Stories of people who had been shot for cowardice who many, many years later were found to have not been cowards but were merely pawns in a game of politics. Too late to apologize or relieve the agony for their families who suffered rejection and shame from their country folk. Still, must get off my soapbox but it does make me so angry.

This Sunday sees us at Peterborough at a one-day craft fair. In the past we have had sales of between £200 and £260 - can't guarantee anything this year as people simply are not spending their money. After that, we have a 3-day fair in December, where we hope to dress up. DS in his 95th Rifleman uniform, me in my late 19th Century and DB as a Victorian. That’s if it’s true what we have heard about everyone dressing up. If they need us all to be Victorians, DS will still pass but I will have to done a shawl and change my head dress to a mop cap.

Made P. her Christmas present of Indian Chutney, hope she likes it hot. The recipe said 1/2 teaspoon of Cayenne Pepper but that could be increased to 1 1/2, so I compromised and used 1 spoon. It now has to mature for 4 weeks, so will just be ready in time.

Spoke to DB at dinnertime about Christmas present buying. He like me, shows no sign of wanting to get started and we both admitted that our favourite bit is the 75p presents on Christmas Eve. Still, we have been pricing stacking stereos and conferring with DS on which he might like to have.

DB has finished my beehive compost container. Although it was built using pressure-treated timber, we have used pale blue wood paint to help it match the other wooden items in the garden. Before placing it, we shall have to dig deep to get up bulbs and plants from the place where it will stand. Can't wait. I've been waiting to do my final winter tidying up just so I can make a start on filling it.

Now that my new compost bin is up and running, I managed to get a bit more of the garden tidied up. I have also asked a neighbour if I can have the contents of her rabbit hutch next time she cleans it out (minus the rabbit of course!)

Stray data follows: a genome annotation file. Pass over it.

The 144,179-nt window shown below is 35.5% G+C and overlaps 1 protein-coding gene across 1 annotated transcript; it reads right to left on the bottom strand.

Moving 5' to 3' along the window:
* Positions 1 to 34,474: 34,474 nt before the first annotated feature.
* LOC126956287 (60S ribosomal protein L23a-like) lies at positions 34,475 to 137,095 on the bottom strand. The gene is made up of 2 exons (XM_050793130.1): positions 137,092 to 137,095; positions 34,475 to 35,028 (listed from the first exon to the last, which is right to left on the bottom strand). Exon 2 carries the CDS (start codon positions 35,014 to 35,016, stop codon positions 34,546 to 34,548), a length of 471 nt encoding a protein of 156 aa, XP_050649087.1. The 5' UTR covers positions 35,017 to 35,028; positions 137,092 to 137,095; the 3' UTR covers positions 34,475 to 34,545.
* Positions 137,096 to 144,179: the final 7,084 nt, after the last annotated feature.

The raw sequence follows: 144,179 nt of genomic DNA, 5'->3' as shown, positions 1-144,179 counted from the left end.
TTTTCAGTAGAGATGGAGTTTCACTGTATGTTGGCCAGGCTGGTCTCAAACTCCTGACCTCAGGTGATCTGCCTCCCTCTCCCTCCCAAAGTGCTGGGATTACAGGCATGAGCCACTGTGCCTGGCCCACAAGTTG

We have had some very cold weather in this 3rd week of November. Daytimes have been cold, frosty and windy with an average temperature of around 6C. Night time has been colder still with -3C on average and severe frost. I have just bought some new birdseed and have hung it up after sterilizing last year’s container so as to avoid the birds catching salmonella.

DS and I have completed out Christmas Eve 75p present shopping. This was the first year that he has done the whole thing himself and very 'chuffed' he was too. DB has made a start with 2 but still has another 6 to buy.

Took P. into town today and she treated us to lunch at the German-style 'Schnell Imbiss' - yummy.

Bought B. and P. their present, some floppy discs and paper to print on. They are both on O.U. courses and we hope they will be of use. B. will be coming with me next Friday to show the Junior School children how to make a Wartime Christmas cracker. Hopefully, they will make 2 hats from newspaper and paint and decorate them. There will be a pair of dice and instructions for a dice game, 2 sweets and a balloon to put inside the cardboard tube (kitchen roll inner). Then the whole thing will be neatly wrapped in more newspaper and decorated before applying a label. Hope they like it.